"Competing with the best of the best"
A couple of weeks ago, in Hypercritical episode 79 to be exact, Marco Arment, Merlin Mann and Dan Benjamin replaced John Siracusa and exchanged ideas on a broad range of topics. Needless to say, it was less focused than Hypercritical usually is.
However, great minds to come together, and this podcast was no exception. Towards the middle of the episode, Arment stated that:
"You end up competing with the best of the best"
Arment was making the point that the internet is a powerful medium used by highly competent people to show their abilities. He explained how that challenged him to continue to improve the quality of his writing.
Are you willing to make mistakes?
It's a great time for anyone willing to make mistakes and be assisted by the world to learn from these mistakes. If you care to open up to input from others out there, and if you can take direct but often highly constructive criticism, you will learn more than you care to imagine.
As well as access to most of the tools used by those you admire, you will also get access to these people themselves. There are significantly fewer gatekeepers on the internet than there are in the real world. A lot of the people you admire were initially bootstrapped by people they admire. So quite a few of them are willing to pay it forward and coach you or at least give you a couple of minutes of their time to share their ideas about your work and how they would approach your challenges. They will often have been there and made those same mistakes, so theirs are invaluable lessons.
So, that blogger you admire so much: likely to be accessible. That programmer or designer: they may just have some time to help you solve the riddle that has been haunting you for so long. Because what goes for you also goes for them. Had they not gained access to people they admired, they may never have gotten where they are.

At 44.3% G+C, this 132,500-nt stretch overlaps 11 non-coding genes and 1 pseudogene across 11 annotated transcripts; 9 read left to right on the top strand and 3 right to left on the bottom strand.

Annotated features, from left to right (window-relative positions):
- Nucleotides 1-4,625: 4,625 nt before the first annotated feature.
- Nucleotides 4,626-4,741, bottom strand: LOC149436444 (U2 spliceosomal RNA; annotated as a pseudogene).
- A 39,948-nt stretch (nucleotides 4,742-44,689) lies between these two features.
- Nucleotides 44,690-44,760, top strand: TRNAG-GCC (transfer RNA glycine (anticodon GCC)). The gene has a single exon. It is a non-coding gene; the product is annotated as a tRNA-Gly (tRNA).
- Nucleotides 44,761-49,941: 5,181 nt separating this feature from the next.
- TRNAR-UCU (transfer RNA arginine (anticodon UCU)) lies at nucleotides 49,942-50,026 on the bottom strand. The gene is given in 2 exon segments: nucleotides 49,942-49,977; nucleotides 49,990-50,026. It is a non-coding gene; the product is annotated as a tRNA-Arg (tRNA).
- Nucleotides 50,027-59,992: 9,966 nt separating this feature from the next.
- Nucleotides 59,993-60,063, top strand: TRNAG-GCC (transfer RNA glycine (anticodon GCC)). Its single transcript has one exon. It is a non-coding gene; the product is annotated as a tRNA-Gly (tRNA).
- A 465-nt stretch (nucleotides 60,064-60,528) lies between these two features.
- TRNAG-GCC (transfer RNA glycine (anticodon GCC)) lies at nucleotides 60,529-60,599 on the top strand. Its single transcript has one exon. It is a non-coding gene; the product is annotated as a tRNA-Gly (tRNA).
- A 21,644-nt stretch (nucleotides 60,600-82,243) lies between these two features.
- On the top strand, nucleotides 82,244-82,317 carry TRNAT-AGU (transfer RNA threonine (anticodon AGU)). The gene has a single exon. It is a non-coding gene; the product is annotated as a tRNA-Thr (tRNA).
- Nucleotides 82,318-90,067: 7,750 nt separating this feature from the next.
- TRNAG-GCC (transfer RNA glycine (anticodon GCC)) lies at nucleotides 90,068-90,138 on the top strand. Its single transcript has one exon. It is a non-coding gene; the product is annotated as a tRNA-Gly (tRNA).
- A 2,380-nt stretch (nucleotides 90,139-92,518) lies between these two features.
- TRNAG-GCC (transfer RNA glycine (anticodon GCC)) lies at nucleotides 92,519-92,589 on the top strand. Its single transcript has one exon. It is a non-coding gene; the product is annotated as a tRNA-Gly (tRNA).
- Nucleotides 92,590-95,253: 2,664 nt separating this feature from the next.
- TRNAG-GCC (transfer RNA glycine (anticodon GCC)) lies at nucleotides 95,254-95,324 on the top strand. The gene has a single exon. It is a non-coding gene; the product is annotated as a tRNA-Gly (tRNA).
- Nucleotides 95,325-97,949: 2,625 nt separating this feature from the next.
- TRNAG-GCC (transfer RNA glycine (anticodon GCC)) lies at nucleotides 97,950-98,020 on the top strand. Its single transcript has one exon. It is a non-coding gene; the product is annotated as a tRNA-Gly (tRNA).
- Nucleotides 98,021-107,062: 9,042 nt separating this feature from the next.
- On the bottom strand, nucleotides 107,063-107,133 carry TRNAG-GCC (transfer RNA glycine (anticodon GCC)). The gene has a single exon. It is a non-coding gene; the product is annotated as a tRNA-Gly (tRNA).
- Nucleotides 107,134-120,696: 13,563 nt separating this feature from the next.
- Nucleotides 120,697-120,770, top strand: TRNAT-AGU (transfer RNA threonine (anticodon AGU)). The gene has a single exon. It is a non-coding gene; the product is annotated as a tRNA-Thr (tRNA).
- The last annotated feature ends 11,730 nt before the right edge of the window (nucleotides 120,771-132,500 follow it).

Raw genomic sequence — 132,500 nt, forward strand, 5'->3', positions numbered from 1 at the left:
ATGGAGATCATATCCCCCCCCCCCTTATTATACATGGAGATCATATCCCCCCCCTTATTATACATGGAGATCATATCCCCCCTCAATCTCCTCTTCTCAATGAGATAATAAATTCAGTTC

Another lesson from the internet
It's bizarre to conclude that whereas in the "real" world people will close the door on new talent storming on, the internet environment appears to foster people who not only keep the door open, but throw the rope down and help you climb up the wall you're facing.
By what means?
Solely reaching out through your blog is not very likely to result in reactions … there's a lot of blogs out there and only 24 hours in a day. But you never know, the best of the best have gotten where they are by checking out the competition, often before the competition knows they are in competition.
I'm not the best placed person to speak about SEO, so I can't give any meaningful feedback on that. My best guess is that in a world where everything is SEO optimized, SEO is no longer a true differentiator.
What does work, in my personal experience, is sharing your blog posts on a relevant topical social network such as Linked-In. Within Linked-In, topical groups allow you to find and converse with people with experience in or ideas about topics you are interested in and blogging about. These can be very diverse, as long as they are business related.
Competitive collaboration and exchange
What I've witnessed within these groups is what I refer to as competitive collaboration and exchange. People who in real life would likely never connect, even for simple reasons like not very be willing to talk to the competition, find each other and exchange very openly within the confines of such a topical group.
Linked-In promotes this, with their top 5 influencer of the week list which is visible within each group.
These platforms are a low threshold access to key expertise and ideas in very specific professional fields. It makes sense to participate in this exchange and even offer some questions of your own.
So dare to go out and learn.